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Greenland Ice Sheet: Going, Going ... Growing!
Reference
Johannessen, O.M., Khvorostovsky, K., Miles, M.W. and Bobylev, L.P.  2005.  Recent ice-sheet growth in the interior of Greenland.  Sciencexpress / www.sciencexpress.org / 20 October 2005.

Background
For years we have been bombarded with reports of melting and thinning of ice in the coastal areas of Greenland and the catastrophic consequences that climate alarmists have said will follow in the wake of the dramatic sea level rise they predict to result from the mountains of meltwater they say will be released to the surrounding ocean, together with their even further-fetched story of imminent thermohaline circulation shutdown induced by the impending huge freshwater discharge to the region of North Atlantic Deep Water formation.  Little, however, has been written about changes that may be occurring in the much larger interior region of the island's famous ice sheet and what they might imply.  Now, a new study rectifies that deficiency.

What was done
Johannessen et al. derived and analyzed "a continuous satellite-altimeter height record of Greenland Ice Sheet elevations by combining European Space Agency ERS-1 and ERS-2 data, in order to determine the spatial patterns of surface elevation changes over an 11-year period, 1992-2003."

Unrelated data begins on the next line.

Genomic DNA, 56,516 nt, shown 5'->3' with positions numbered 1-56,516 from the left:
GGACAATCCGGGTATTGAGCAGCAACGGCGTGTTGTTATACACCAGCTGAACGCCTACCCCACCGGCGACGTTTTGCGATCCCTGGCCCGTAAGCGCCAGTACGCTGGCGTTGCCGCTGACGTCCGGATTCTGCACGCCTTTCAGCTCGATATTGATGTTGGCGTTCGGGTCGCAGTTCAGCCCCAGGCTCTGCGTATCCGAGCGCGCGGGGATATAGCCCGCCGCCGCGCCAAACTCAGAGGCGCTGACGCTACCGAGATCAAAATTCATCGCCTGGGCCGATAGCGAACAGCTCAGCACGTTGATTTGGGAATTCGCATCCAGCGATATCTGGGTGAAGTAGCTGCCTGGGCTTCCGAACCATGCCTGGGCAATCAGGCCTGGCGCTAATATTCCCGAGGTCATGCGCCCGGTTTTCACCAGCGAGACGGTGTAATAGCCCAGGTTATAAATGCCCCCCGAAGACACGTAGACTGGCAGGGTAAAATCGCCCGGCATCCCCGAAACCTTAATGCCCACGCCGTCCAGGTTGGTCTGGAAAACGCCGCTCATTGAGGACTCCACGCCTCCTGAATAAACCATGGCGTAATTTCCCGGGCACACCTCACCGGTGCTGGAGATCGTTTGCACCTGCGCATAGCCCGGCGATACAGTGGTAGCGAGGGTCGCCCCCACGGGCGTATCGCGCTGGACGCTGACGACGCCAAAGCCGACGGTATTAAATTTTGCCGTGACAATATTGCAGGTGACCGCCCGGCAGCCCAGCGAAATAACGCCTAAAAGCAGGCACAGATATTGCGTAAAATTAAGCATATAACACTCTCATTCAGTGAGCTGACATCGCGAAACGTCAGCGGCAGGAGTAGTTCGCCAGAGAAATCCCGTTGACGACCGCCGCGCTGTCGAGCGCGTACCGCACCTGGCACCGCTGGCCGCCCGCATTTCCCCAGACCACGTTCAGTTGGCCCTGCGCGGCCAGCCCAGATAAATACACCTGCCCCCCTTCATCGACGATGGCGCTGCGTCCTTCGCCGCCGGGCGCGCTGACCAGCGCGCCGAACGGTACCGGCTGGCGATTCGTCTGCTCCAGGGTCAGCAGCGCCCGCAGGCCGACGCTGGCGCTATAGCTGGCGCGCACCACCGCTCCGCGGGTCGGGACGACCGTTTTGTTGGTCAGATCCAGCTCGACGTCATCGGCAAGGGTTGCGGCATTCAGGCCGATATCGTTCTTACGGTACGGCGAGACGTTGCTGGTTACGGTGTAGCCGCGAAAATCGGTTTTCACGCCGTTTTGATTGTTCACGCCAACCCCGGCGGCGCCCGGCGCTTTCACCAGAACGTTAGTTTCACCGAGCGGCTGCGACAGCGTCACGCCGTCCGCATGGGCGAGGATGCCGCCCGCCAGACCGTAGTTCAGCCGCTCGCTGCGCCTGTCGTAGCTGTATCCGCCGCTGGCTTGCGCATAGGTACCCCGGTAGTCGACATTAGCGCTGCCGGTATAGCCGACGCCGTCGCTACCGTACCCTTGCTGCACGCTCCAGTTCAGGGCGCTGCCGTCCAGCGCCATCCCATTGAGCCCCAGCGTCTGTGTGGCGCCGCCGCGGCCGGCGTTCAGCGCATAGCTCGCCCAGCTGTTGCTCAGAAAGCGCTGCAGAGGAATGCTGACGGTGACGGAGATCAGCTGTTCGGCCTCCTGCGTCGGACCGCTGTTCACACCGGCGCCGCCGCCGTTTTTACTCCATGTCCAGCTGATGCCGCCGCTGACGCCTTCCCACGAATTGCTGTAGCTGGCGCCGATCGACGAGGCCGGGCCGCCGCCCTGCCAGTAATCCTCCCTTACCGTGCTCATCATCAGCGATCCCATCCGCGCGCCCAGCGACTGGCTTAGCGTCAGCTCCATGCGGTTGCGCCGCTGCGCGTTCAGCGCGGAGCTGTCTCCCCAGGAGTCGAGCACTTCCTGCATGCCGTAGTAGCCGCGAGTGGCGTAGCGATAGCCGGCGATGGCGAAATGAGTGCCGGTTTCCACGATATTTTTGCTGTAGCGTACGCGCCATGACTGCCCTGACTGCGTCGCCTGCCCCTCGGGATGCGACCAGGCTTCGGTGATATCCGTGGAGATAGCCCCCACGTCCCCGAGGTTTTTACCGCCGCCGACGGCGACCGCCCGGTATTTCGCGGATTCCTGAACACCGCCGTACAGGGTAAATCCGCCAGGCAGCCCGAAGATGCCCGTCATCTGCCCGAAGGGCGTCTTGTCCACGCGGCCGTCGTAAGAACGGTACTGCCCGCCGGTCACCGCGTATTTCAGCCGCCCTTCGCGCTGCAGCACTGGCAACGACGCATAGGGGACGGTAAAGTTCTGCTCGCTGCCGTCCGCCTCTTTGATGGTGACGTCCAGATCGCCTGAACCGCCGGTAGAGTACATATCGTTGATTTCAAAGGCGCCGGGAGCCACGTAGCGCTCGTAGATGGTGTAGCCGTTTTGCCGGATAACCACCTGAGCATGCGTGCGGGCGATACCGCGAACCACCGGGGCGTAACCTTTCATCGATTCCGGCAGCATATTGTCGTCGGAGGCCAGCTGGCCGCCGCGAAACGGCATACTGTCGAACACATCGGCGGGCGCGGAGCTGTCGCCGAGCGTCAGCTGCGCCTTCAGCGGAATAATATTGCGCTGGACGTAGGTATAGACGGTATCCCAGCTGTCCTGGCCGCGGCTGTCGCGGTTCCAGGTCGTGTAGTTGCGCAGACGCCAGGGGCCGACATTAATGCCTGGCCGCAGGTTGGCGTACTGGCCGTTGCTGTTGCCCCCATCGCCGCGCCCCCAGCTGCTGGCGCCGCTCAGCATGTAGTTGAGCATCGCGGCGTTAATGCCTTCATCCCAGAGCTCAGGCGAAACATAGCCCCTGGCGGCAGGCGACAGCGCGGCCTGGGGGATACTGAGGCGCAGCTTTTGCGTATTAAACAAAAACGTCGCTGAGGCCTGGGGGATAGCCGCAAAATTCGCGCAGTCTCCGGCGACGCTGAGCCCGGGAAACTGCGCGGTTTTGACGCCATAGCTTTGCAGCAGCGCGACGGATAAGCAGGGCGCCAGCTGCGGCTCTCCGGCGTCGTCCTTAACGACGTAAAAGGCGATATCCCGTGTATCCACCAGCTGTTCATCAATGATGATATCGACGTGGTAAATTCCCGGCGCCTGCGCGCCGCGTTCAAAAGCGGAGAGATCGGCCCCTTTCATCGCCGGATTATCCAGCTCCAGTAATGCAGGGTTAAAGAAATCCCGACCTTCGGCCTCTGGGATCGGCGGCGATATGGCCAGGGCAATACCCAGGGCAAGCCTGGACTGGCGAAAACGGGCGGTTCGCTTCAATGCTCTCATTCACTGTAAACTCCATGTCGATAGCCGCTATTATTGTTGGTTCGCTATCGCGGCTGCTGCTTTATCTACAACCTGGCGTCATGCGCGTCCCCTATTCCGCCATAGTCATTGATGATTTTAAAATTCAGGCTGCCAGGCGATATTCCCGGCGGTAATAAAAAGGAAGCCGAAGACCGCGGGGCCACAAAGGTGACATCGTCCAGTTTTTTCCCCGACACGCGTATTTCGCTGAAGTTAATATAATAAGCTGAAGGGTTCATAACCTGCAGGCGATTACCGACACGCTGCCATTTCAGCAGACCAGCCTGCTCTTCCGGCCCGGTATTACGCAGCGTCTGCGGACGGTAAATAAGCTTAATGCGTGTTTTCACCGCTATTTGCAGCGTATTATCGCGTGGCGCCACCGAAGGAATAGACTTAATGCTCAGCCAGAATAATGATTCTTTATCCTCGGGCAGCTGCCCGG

What was learned
The researchers report that "below 1500 meters, the elevation-change rate is -2.0 0.9 cm/year, in qualitative agreement with reported thinning in the ice-sheet margins," but that "an increase of 6.4 0.2 cm/year is found in the vast interior areas above 1500 meters."  Spatially averaged over the bulk of the ice sheet, the net result is a mean increase of 5.4 0.2 cm/year, "or ~60 cm over 11 years, or ~54 cm when corrected for isostatic uplift."

What it means
In a world that has been said by many to have experienced a century of warming that is claimed to have been unprecedented over the past two millennia (Mann and Jones, 2003), the Greenland Ice Sheet continues to accumulate mass, even at the apex of the historical (but likely highly-inflated) temperature increase.  This finding does not bode well for those who have cried "the ice sheet is shrinking" so vociferously and for so long a time.

Reference
Mann, M.E. and Jones, P.D.  2003.  Global surface temperatures over the past two millennia.  Geophysical Research Letters 30: 10.1029/2003GL017814.

Reviewed 2 November 2005